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The Wolfman (2010)

When the moon is full the legend comes to life

Rating: 6/10

Running Time: 125 minutes

US Certificate: R UK Certificate: 15

Is he a wolf, is he a man, no, this ladies and gentlemen, is The Wolfman. The latest classic horror yarn to get a modern remake is 1941’s The Wolf Man. Joe Johnston tries his best at a serious rehash but it all ends up looking unintentionally laughable.

Haunted Nobleman Lawrence Talbot (Del Toro) returns to his ancestral home after receiving a letter notifying him of his brother’s disappearance. When the mangled body of his brother is found he teams up with his estranged Father (Hopkins) to find out who or what did it. They track down the mythical werewolf that did the damage but Lawrence is bitten during a scrap and he soon begins to find himself changing during each full moon. Inspector Aberline (Weaving) and the villagers of Blackmoor hunt Lawrence down and only Gwen (Blunt), his brother’s Fiancee, leaps to his defence.

The Wolfman’s main drawback is that we see too much of the werewolves. The fun of horror is having the tension ratcheted up by seeing mere glimpses of the danger. Having the werewolves so prominently onscreen throughout makes them less extraordinary and watching the two wolfmen fight it out just looks daft. However, it is good to see that the beasties were created by hours of old fashioned make-up and not CGI jiggery-pokery. Also, there is a perfectly atmospheric score and Chatsworth Hall looks magnificent in its decaying state as does the gloriously created Victorian London and the village of Blackmoor that easily rival similar scenes of Sherlock Holmes.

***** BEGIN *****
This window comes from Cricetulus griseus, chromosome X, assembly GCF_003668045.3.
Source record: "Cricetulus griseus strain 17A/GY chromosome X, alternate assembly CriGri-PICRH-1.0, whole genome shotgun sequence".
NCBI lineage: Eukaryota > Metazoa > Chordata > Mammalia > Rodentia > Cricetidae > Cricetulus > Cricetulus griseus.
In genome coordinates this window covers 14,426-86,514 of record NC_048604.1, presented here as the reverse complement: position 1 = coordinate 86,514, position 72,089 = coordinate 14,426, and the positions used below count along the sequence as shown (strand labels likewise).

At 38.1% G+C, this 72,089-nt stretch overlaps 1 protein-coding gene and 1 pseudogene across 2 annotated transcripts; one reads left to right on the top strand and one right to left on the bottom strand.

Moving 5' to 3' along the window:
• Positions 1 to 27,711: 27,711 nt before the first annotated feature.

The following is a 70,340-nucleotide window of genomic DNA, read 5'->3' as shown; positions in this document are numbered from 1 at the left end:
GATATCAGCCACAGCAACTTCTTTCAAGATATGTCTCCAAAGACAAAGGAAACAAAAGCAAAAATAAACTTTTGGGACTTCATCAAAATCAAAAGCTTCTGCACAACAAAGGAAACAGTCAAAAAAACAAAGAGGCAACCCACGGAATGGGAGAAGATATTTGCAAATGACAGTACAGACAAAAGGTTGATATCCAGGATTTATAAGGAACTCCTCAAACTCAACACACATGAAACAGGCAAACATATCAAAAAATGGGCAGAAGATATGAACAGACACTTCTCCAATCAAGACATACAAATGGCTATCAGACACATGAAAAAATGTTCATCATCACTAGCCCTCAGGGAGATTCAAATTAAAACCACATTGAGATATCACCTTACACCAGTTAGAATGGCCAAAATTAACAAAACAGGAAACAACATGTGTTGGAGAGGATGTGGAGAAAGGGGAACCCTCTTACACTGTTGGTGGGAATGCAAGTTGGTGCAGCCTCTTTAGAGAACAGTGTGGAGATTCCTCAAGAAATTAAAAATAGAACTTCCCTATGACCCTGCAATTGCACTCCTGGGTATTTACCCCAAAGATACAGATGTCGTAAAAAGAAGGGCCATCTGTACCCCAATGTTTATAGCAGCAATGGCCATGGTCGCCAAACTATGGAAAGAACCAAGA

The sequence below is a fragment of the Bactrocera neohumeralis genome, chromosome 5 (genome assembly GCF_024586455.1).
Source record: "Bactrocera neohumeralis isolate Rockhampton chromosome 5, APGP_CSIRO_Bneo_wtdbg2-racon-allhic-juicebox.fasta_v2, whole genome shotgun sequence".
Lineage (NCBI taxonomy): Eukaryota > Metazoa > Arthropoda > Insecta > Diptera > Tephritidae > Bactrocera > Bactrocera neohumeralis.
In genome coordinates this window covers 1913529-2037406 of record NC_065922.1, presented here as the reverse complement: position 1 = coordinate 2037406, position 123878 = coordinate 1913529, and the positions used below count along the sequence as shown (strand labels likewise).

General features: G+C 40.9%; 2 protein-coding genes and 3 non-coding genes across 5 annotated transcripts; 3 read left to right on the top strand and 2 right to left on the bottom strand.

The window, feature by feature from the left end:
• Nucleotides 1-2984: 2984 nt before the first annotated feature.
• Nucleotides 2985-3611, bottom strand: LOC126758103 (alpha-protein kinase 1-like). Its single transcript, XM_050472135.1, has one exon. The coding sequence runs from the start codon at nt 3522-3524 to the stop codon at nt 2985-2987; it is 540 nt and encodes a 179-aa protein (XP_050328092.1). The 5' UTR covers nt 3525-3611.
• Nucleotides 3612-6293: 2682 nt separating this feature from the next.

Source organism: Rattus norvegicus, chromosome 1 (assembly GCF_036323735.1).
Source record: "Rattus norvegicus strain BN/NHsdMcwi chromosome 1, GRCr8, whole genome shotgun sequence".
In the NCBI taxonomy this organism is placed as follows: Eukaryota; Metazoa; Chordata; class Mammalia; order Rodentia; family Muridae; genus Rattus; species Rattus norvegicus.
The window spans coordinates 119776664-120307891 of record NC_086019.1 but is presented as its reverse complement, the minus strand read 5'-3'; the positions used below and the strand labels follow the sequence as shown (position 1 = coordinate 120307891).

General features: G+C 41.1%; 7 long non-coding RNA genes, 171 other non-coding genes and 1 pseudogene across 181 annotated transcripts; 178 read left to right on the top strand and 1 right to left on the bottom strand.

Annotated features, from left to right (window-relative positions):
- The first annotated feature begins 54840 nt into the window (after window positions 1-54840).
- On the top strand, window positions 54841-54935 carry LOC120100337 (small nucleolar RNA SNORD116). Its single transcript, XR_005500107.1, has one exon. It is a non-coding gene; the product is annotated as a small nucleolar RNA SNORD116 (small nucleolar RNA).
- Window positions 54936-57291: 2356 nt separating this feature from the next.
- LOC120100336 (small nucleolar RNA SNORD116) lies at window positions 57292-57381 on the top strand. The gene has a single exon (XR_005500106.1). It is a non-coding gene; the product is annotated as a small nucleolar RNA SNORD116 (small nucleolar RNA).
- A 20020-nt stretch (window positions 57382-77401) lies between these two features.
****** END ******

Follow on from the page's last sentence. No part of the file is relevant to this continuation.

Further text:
The tacked on Beauty and the Beast lovestory is just silly. Why would Gwen fall in love with a man who spends half his life as a bestial killing machine and has hundreds of people’s blood on his claws? Oh and she was also the Fiancée of his deceased brother. Finally, a very good cast on paper don’t exactly cover themselves in glory. Hugo Weaving’s accent is very hit and miss as it jumps around the British Isles and Benicio Del Toro struts around with his classic less-is-more style of acting. Anthony Hopkins is watchable but ultimately ridiculous.

It's Got: Blood and gore, atmospheric musical score, near-bestiality.

It Needs: More mystery.


Not a bad horror remake but with maximum werewolf screen-time it’s all looks a little ridiculous.